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🎁 This Month ONLY: Buy an 578UVIII Plus, Get 50% OFF a Tri-Band Antenna! Just add both items to your cart, then use code JUNEDEAL at checkout! 🎁
🎁 This Month ONLY: Buy an 578UVIII Plus, Get 50% OFF a Tri-Band Antenna! Just add both items to your cart, then use code JUNEDEAL at checkout! 🎁

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Top 3 Newest Features on the AnyTone 878UVII Plus

Top 3 Newest Features on the AnyTone 878UVII Plus

Voice Record

A best practice we recommend to Hams involved in amateur radio is keeping a call log. This allows you to easily go back and see who you made contact with, plus that log will help you send a QSL card after the QSO. Unfortunately, this can often be difficult to do on the fly and even more difficult when it’s hard to hear who you’re transmitting with. Luckily, with the 878UVII Plus’ voice record function, you no longer need to keep a log in real-time. With this new feature, the voice recorder allows you to record for up to 14 hours of transmission time. The 14 recorded hours will save the DMR ID of users during the transmission as well as the time it took place. Overall, this makes keeping a call log much easier to manage and will ensure you won’t have any issues writing your QSL card.

Contact Storage

If you don’t already know, DMR is one of the fastest-growing modes in amateur radio. According to, we’re less than 4,000 DMR IDs away from eclipsing the 200,000 mark. This is a huge accomplishment for the DMR community, but it also means you’ll need a radio with enough space to store all those contacts. Fortunately, the AnyTone 878UVII Plus was built with a storage capacity of 500,000 DMR contacts. This capacity will allow you to set your contact storage worries aside and enjoy the freedom of knowing you’ll have plenty of space or years to come.


Before the AnyTone 878UVII Plus, you weren’t able to receive analog APRS on an AnyTone radio. If you’re less familiar with this part of the hobby, APRS stands for Automatic Packet Reporting System and is used to send data packets. AnyTone DMR radios previously could only use this system to transmit your data which can include your callsign, and location, but you could never see anyone else’s data. With the new 878UVII Plus, you can finally receive that data to your radio. Now some of you might be thinking “why would I even want to use APRS on my radio?” For you Hams involved in backpacking, camping or hiking, APRS will help ensure others can find your location with pinpoint accuracy. So if there ever comes a time when you get lost, you’ll be able to send and receive key GPS data to get you to safety. However, APRS is mostly just a fun way to see where other Hams are traveling and where they are making contacts.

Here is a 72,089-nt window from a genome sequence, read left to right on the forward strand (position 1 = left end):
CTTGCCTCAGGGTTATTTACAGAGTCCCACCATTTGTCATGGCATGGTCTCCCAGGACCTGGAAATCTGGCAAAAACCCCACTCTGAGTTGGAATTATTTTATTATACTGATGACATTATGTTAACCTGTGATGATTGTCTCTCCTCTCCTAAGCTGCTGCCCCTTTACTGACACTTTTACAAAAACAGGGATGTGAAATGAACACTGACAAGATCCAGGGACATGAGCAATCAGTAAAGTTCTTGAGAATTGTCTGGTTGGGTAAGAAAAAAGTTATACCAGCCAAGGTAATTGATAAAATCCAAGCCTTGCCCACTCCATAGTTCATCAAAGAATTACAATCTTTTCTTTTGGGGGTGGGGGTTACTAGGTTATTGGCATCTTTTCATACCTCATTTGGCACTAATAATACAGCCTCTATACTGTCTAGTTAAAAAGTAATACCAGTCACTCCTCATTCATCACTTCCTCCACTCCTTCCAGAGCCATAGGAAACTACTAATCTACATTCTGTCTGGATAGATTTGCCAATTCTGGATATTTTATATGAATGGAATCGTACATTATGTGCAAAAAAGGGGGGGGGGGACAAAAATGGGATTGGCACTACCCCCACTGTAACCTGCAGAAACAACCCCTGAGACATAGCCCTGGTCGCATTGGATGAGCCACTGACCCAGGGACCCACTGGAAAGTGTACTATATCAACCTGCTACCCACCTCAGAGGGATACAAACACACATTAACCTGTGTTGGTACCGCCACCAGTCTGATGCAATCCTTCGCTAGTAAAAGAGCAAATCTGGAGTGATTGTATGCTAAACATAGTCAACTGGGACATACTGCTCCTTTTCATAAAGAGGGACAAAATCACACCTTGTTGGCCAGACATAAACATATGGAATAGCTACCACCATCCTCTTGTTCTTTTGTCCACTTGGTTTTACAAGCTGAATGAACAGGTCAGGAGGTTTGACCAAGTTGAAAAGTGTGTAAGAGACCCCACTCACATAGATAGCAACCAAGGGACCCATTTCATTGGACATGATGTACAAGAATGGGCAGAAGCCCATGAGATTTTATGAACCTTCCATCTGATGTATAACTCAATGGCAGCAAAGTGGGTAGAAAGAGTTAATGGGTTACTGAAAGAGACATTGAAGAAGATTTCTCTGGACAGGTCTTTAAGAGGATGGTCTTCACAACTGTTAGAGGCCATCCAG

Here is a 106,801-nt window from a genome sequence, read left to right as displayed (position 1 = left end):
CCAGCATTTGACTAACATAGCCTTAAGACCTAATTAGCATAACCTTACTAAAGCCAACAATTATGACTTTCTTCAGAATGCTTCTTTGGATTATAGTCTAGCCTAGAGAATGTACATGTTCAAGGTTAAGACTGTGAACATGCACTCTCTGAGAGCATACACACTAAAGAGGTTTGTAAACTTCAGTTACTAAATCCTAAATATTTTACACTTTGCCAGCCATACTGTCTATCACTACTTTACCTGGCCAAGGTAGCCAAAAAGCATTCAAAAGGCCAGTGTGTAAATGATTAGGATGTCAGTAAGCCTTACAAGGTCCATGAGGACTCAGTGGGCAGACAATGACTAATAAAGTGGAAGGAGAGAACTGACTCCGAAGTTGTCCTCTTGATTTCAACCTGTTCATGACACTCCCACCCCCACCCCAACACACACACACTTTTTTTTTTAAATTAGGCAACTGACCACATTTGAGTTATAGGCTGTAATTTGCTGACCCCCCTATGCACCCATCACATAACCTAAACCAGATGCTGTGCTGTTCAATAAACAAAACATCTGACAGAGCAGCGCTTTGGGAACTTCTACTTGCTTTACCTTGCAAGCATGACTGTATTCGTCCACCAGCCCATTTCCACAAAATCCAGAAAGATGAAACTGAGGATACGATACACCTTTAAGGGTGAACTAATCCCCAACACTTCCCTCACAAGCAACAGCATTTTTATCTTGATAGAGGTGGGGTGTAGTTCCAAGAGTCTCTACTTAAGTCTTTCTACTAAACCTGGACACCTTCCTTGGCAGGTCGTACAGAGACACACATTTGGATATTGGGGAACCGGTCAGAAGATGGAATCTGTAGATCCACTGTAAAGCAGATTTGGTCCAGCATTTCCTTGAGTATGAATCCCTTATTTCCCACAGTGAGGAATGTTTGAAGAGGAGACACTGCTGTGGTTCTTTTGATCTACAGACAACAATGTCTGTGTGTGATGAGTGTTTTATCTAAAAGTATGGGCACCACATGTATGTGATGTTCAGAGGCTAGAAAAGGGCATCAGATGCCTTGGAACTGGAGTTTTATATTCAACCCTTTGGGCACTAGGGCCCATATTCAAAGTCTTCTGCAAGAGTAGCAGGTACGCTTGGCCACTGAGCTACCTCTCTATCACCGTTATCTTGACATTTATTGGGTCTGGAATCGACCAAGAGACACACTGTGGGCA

Bonus Round: BridgeCom University

If you’ve been nervous about getting into DMR radio, you can end your worries right now. We know this mode of radio can feel intimidating. However, with our 17 years of experience in the hobby and dedicated support team, we’ve put together a course to assure you enjoy your radio. It’s called BridgeCom University. With your course comes an array of simple how-to videos, in-depth tutorials. Plus, when you complete the course, you’ll get a BridgeCom certification for mastering your radio. The best part is, you get this course free with your radio.

You now have a better understanding of the new features that come with the AnyTone 878UVII Plus and how they can help you in fully enjoying amateur radio. Click below to get your new AnyTone 878UVII Plus today and enjoy these new features for yourself!

AnyTone 878UVII Plus →

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Kurt Savegnago KC9LDH - September 2, 2021

I ordered an 878UVII Plus as I understand it takes full advantage of APRS. I use a D72A to track amateur rockets via APRS. Wonder if the 878UVII Plus might be able to step in here.
If not, that’s o.k. with me as I’d like another APRS rig that doesn’t have Kenwood on the label.
The D72A has a digital out port so I can interface it to a Garmin 60 Cs or CsX so I could track a rocket flight in real time with an APRS tracker and enhance the rockets recovery.
Have no fear. We rocket guys aren’t nefarious. We go to isolated places and get F.A.A. flight waivers to a given altitude to fly our rockets. The F.A.A. issues a notice to airmen that we’re flying rockets to such and such altitude at such and such time so it is all legal.
We have parachute recovery systems installed to hopefully get the rockets back and fly again.
I’ll keep you posted once I get the rig. Kurt Savegnago

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